out of prison on charges including injury to a child, theft, possession of
a controlled substance and aggravated assault.
(source: Tyler Morning Telegraph)
Jury Selected for Capital Murder Trial
The trial date for an East Texas man accused of killing his neighbors has
been tentatively set.
Jury selection wrapped up last week for the capital murder trial for
Barney Fuller, Jr. He's accused of fatally shooting his neighbors and
wounding their teenage son last year in Lovelady.
It took Houston County authorities 11 days to individually question 109
potential jurors. Late Friday night, they finally ended up with a panel of
48 jurors, from which they selected 12 jurors and 2 alternates.
Fuller was indicted last summer on numerous charges in connection to the
shooting rampage. His trial is expected to start July 13. If convicted, he
could get the death penalty.
(source: KTRE News)
Death penalty phase ends with hung jury
The death-penalty phase of a Bloomfield man's double murder trial ended
Tuesday with a hung jury.
The Hartford Superior Court jury convicted Jessie Campbell III in May of
shooting 2 women to death and injuring a 3rd who survived a gunshot wound
to the head during a rampage in August 2000. He was found guilty of
capital felony, murder, attempted murder and other charges.
But jurors gave Judge Edward Mullarkey a note Tuesday saying they could
not reach a unanimous verdict, The Hartford Courant's Web site, ctnow.com,
reported. He accepted their word and dismissed them.
Mullarkey is expected on Thursday to consider a motion by Campbell's
lawyers calling for a sentence of life in prison without the possibility
of parole. The judge could also order another penalty phase hearing.
Prosecutors said Tuesday that they needed more time before making a
recommendation to Mullarkey about Campbell's fate.
The jury concluded that Campbell, 24, killed La-Taysha Logan, 20, the
mother of his son, and Desiree Privette, 18. Privette's aunt, Caroline
Privette, was shot in the head but survived, and she became the state's
chief witness against Campbell. All three women lived in Hartford.
The shootings occurred Aug. 26, 2000, outside Desiree Privette's apartment
on Sargeant Street.
Campbell and Logan had a tempestuous and violent relationship for years,
testimony and court records show. Prosecutors said Logan was his intended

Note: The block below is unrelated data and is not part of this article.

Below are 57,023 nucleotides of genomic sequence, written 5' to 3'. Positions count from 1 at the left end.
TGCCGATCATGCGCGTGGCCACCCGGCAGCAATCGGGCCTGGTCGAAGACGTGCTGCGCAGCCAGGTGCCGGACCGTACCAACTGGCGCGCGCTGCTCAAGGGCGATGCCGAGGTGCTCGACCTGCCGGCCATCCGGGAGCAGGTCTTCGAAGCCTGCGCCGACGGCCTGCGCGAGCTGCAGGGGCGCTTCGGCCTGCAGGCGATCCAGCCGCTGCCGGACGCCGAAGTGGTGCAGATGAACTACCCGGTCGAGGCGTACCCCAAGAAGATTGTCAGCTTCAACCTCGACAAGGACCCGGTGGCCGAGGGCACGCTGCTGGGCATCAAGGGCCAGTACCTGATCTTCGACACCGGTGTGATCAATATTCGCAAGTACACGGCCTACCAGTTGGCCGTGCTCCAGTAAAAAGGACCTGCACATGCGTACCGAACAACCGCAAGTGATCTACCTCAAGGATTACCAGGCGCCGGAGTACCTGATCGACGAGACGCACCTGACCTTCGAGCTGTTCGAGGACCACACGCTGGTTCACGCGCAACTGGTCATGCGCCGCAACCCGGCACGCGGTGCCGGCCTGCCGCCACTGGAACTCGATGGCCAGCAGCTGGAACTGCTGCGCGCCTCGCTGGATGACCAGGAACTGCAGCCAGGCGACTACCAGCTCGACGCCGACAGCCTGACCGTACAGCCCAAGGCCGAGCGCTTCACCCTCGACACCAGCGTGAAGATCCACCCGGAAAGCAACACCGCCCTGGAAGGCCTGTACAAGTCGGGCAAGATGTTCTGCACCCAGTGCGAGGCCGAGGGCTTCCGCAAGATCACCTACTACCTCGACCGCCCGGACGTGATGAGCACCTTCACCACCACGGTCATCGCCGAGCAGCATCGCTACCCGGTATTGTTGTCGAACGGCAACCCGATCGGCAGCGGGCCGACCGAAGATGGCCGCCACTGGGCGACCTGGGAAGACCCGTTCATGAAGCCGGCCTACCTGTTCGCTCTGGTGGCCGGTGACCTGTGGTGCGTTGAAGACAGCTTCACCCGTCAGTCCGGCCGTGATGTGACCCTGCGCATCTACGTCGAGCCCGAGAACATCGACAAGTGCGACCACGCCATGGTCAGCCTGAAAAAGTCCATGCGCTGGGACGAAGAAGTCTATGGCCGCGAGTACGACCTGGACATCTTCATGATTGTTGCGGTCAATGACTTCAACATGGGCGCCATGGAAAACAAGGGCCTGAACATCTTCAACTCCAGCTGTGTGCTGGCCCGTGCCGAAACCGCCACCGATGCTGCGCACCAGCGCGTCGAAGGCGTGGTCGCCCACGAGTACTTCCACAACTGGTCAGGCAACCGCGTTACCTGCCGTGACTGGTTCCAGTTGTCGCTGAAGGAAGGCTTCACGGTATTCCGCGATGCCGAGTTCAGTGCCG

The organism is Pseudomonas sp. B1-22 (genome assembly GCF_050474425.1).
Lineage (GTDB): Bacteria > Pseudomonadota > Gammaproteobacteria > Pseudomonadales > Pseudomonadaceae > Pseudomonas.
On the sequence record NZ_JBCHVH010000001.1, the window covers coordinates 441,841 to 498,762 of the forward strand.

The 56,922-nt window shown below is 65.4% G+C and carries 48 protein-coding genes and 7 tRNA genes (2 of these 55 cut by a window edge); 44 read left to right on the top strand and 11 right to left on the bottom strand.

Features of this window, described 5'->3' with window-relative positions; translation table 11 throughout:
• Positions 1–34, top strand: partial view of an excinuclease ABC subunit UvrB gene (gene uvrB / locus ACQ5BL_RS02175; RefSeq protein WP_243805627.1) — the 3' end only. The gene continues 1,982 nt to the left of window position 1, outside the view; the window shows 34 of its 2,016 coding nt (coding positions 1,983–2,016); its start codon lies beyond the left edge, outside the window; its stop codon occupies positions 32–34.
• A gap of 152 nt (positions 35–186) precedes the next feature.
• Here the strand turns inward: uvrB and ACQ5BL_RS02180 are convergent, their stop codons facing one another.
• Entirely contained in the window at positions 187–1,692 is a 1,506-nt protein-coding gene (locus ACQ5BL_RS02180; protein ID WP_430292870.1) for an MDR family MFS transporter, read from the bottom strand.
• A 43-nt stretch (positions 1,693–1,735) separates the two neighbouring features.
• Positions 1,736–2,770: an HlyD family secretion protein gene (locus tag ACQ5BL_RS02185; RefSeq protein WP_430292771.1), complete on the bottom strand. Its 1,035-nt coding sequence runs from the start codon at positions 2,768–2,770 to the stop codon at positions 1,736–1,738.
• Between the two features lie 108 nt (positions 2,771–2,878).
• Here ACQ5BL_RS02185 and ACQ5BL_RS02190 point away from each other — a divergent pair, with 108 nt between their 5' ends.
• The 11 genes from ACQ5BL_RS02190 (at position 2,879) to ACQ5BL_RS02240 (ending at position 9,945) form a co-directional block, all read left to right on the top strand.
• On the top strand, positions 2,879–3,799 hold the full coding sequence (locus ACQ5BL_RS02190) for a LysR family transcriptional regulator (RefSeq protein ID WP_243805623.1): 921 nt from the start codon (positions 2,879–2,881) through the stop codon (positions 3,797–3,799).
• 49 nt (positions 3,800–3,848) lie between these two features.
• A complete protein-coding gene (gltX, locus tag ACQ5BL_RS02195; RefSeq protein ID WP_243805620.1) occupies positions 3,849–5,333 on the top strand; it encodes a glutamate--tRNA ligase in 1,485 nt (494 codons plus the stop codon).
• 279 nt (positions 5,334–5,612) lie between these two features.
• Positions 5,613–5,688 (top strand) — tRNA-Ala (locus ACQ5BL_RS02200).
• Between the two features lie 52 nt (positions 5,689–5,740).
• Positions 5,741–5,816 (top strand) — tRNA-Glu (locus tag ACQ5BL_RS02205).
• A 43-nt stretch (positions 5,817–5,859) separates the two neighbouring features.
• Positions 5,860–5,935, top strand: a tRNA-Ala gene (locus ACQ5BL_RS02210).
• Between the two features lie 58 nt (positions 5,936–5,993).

target the night of the shootings, and that he shot Desiree and Caroline
Privette to silence them because they saw him kill Logan.
Campbell's lawyers, public defenders Ronald Gold and David Smith, argued
that Campbell's mental capacity was a significant mitigating factor that
should persuade the jury to spare Campbell's life.
(source: Associated Press)
Judge dismisses former death row inmate's reckless conduct case
A Cook County circuit judge has dismissed a reckless conduct case against
former death row inmate Aaron Patterson.
Patterson's case was dismissed Tuesday because a police officer who was
the main witness did not appear in court, authorities said.
Patterson was charged in May with misdemeanor reckless conduct during a
candlelight vigil outside a North Side police station where activist May
Molina died while in police custody.
Patterson, 39, was shouting obscenities and pounding on windows at the
police station, police said. But Patterson claimed he was trying to help
another demonstrator locate some lost keys when an officer yelled at him
and started an altercation.
Molina was a well-known opponent of the death penalty and co-founder of an
activist group that lobbies for the release of wrongfully convicted
The Cook County medical examiner's office said six tin-wrapped packages
containing what appeared to be heroin was found inside Molina's body
during an autopsy.
Protesters said police failed to provide Molina, a wheelchair-bound
diabetic, the medical attention she needed.
Patterson served 17 years on death row before being pardoned by former
Gov. George Ryan last year.
In January, while he was running for a seat on the state legislature,
Patterson was charged with misdemeanor counts of simple assault and
impersonating a government official.
(source: Associated Press)